Tonight at 7 pm, Rafael Lozano-Hemmer will speak about his works at the San Francisco Museum of Modern Art. His delightfully unnerving fluorescent lights that respond to movement, “Homographies” (2006) are currently on view in the exhibit “Field Conditions,” and the piece “Frequency and Volume: Relational Architecture 9” (2003), opens November 3. The talk will take place in the Phyllis Wattis Theater, and will be followed by a performance by experimental composer Seth Horvitz.
Lozano-Hemmer’s latest installation is part relational architecture (architecture with an interactive component), part demonstration of interaction between people and the work’s hardware. “Frequency and Volume: Relational Architecture 9” is a response to the Mexican government’s shut down of pirate radio stations run by indigenous communities, and Lozano-Hemmer has re-created a radio station in the museum. An antenna on the fourth floor balcony picks up radio signals and relays them to a glass-walled box within the gallery with a bank of computers on a desk. All desk space not occupied by computers is jammed with small radios and mixing boards, while, on the computer screens, red silhouettes of people move. It’s a control center for a something larger than a radio program. The adjoining gallery is much more playful—walking along the length of the room tunes into radio frequencies, walking closer to a wall with light projected on it and lined with speakers at the floor decreases the volume. The movement is processed through the banks of computers in the first gallery and shown as the outline on the screens, and projected as a shadow on the white wall with tuning information. Some of the frequencies are talk radio about Jesus or sports; some of the frequencies are just reflecting the sounds in space. Go check it out with friends and make a song about Jesus at the game, existing in space.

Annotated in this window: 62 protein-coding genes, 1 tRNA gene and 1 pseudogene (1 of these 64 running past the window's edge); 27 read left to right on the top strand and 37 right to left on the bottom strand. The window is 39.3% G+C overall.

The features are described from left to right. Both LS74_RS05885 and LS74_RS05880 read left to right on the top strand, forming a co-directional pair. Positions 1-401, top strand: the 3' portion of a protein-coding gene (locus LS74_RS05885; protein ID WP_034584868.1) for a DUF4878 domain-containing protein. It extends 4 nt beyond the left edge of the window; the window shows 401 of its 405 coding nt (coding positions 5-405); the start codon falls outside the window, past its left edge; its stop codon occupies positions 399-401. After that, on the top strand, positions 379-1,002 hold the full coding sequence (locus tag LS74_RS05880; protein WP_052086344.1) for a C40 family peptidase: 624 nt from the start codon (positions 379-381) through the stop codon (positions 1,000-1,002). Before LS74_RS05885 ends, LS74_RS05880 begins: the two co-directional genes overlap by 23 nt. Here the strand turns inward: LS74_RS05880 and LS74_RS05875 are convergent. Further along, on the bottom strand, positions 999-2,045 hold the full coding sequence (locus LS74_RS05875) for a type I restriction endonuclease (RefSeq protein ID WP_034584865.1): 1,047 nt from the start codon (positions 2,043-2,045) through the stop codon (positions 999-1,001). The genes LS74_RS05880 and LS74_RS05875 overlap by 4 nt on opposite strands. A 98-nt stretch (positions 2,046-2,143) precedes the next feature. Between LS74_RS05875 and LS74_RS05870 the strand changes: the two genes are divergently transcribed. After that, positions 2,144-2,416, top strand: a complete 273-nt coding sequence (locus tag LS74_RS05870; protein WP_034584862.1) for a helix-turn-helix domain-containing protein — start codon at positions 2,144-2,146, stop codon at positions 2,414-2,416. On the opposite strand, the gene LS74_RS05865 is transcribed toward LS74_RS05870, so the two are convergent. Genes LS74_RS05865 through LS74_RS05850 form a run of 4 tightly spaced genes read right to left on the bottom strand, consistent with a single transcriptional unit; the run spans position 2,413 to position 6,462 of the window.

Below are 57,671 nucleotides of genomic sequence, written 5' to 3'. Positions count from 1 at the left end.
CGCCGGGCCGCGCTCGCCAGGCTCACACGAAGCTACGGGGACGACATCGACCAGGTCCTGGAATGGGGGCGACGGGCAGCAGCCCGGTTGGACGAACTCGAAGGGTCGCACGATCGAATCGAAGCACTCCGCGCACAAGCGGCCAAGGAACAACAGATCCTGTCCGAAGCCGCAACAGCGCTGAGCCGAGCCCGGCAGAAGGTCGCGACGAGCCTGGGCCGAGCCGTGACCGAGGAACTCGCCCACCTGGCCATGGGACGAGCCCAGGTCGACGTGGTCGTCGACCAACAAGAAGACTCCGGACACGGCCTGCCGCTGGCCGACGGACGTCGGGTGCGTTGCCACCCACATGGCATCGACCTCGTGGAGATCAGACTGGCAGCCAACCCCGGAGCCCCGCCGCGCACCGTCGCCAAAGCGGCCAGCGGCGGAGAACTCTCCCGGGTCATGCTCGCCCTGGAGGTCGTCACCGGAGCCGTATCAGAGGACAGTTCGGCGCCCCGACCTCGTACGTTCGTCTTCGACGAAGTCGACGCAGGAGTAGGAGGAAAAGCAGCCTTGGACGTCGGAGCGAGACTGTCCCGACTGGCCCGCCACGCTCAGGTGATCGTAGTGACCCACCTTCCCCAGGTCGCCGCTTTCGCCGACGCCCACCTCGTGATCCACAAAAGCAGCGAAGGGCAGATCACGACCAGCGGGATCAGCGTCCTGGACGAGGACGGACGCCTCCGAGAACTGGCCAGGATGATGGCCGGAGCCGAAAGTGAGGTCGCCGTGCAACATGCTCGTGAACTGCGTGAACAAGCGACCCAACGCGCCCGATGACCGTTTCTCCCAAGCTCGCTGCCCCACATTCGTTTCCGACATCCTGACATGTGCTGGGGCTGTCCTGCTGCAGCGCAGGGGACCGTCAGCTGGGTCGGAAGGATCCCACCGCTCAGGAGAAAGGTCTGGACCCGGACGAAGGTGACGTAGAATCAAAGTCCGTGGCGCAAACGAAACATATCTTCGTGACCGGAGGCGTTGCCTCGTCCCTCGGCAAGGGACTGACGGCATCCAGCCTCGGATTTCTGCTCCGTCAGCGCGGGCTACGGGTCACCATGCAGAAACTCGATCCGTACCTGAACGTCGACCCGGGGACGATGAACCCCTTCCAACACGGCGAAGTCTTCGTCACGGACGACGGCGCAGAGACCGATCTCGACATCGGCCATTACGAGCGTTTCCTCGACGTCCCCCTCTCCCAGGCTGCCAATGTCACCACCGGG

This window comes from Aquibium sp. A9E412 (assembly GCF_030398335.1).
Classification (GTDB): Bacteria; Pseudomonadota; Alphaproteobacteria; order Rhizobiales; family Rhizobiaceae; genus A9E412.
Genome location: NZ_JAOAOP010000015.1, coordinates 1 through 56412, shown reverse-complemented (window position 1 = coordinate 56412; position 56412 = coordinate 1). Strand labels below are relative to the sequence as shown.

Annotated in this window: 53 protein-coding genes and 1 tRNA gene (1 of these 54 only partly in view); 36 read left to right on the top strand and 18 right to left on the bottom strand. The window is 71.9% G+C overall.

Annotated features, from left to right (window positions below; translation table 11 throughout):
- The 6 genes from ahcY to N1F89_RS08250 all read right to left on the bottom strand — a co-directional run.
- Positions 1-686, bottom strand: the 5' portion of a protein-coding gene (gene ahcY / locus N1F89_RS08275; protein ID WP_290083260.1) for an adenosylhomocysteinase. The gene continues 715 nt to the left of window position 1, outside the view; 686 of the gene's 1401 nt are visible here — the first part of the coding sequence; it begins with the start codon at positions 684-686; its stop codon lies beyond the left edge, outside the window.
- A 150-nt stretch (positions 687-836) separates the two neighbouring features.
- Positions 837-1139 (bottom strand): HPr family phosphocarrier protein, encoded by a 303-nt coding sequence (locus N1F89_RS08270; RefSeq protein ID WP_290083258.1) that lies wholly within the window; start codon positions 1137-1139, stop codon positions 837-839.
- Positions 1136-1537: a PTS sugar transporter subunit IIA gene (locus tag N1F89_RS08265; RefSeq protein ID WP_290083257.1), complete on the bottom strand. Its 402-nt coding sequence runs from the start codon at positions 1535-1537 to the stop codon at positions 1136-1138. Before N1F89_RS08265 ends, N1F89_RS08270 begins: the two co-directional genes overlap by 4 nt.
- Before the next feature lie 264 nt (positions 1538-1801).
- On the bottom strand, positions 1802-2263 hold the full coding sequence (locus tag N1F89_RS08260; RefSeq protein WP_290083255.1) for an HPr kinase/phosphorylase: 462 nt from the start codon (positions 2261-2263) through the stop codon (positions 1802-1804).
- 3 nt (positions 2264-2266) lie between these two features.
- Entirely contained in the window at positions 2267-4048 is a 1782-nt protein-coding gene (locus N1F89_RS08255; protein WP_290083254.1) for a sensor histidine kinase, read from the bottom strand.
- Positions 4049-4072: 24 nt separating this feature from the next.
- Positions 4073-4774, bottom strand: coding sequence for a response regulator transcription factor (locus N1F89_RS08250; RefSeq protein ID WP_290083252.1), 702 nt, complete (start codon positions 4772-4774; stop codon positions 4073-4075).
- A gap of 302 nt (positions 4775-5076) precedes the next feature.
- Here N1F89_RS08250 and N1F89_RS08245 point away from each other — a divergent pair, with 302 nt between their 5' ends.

Rafael Lozano-Hemmer’s talk begins at 7 pm at SFMOMA on Thursday, November 1.